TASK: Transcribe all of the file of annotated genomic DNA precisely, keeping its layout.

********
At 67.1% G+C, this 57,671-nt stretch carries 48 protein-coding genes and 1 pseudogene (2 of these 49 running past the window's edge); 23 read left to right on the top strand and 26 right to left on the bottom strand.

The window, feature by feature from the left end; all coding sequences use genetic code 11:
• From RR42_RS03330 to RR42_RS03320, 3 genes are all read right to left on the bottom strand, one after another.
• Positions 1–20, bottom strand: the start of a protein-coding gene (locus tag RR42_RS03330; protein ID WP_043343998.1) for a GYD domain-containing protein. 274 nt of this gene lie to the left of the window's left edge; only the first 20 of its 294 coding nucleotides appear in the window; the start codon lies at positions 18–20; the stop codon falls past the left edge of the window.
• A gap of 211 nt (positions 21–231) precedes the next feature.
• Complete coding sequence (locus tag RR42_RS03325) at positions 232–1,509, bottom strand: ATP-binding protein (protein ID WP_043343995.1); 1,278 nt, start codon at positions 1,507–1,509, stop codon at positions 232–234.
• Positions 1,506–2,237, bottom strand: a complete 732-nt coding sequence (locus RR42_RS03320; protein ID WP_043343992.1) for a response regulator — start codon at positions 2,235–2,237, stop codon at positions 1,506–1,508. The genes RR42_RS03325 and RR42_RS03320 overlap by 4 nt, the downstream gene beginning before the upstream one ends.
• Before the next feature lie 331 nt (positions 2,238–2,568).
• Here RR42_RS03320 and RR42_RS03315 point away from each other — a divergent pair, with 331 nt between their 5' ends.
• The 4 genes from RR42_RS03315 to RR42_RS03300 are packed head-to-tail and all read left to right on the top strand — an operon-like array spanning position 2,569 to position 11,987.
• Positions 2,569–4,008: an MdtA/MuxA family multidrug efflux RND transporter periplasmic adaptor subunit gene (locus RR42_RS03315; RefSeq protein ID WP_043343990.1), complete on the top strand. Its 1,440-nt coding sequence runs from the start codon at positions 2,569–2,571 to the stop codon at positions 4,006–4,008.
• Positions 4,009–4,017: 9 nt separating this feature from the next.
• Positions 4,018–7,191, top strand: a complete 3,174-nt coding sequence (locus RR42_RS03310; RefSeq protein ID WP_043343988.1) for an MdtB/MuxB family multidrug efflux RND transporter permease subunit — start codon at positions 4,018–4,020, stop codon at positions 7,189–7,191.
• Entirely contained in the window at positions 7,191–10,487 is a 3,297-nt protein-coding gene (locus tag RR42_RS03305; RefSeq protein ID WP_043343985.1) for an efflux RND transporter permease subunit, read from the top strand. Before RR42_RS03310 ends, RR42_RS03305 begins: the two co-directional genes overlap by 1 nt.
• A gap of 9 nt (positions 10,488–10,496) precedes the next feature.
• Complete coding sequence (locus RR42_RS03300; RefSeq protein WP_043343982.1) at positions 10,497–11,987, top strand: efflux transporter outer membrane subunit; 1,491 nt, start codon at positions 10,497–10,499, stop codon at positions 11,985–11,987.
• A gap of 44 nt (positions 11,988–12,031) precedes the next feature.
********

At 67.1% G+C, this 57,671-nt stretch carries 48 protein-coding genes and 1 pseudogene (2 of these 49 running past the window's edge); 23 read left to right on the top strand and 26 right to left on the bottom strand.

The window, feature by feature from the left end; all coding sequences use genetic code 11:
• From RR42_RS03330 to RR42_RS03320, 3 genes are all read right to left on the bottom strand, one after another.
• Positions 1–20, bottom strand: the start of a protein-coding gene (locus tag RR42_RS03330; protein ID WP_043343998.1) for a GYD domain-containing protein. 274 nt of this gene lie to the left of the window's left edge; only the first 20 of its 294 coding nucleotides appear in the window; the start codon lies at positions 18–20; the stop codon falls past the left edge of the window.
• A gap of 211 nt (positions 21–231) precedes the next feature.
• Complete coding sequence (locus tag RR42_RS03325) at positions 232–1,509, bottom strand: ATP-binding protein (protein ID WP_043343995.1); 1,278 nt, start codon at positions 1,507–1,509, stop codon at positions 232–234.
• Positions 1,506–2,237, bottom strand: a complete 732-nt coding sequence (locus RR42_RS03320; protein ID WP_043343992.1) for a response regulator — start codon at positions 2,235–2,237, stop codon at positions 1,506–1,508. The genes RR42_RS03325 and RR42_RS03320 overlap by 4 nt, the downstream gene beginning before the upstream one ends.
• Before the next feature lie 331 nt (positions 2,238–2,568).
• Here RR42_RS03320 and RR42_RS03315 point away from each other — a divergent pair, with 331 nt between their 5' ends.
• The 4 genes from RR42_RS03315 to RR42_RS03300 are packed head-to-tail and all read left to right on the top strand — an operon-like array spanning position 2,569 to position 11,987.
• Positions 2,569–4,008: an MdtA/MuxA family multidrug efflux RND transporter periplasmic adaptor subunit gene (locus RR42_RS03315; RefSeq protein ID WP_043343990.1), complete on the top strand. Its 1,440-nt coding sequence runs from the start codon at positions 2,569–2,571 to the stop codon at positions 4,006–4,008.
• Positions 4,009–4,017: 9 nt separating this feature from the next.
• Positions 4,018–7,191, top strand: a complete 3,174-nt coding sequence (locus RR42_RS03310; RefSeq protein ID WP_043343988.1) for an MdtB/MuxB family multidrug efflux RND transporter permease subunit — start codon at positions 4,018–4,020, stop codon at positions 7,189–7,191.
• Entirely contained in the window at positions 7,191–10,487 is a 3,297-nt protein-coding gene (locus tag RR42_RS03305; RefSeq protein ID WP_043343985.1) for an efflux RND transporter permease subunit, read from the top strand. Before RR42_RS03310 ends, RR42_RS03305 begins: the two co-directional genes overlap by 1 nt.
• A gap of 9 nt (positions 10,488–10,496) precedes the next feature.
• Complete coding sequence (locus RR42_RS03300; RefSeq protein WP_043343982.1) at positions 10,497–11,987, top strand: efflux transporter outer membrane subunit; 1,491 nt, start codon at positions 10,497–10,499, stop codon at positions 11,985–11,987.
• A gap of 44 nt (positions 11,988–12,031) precedes the next feature.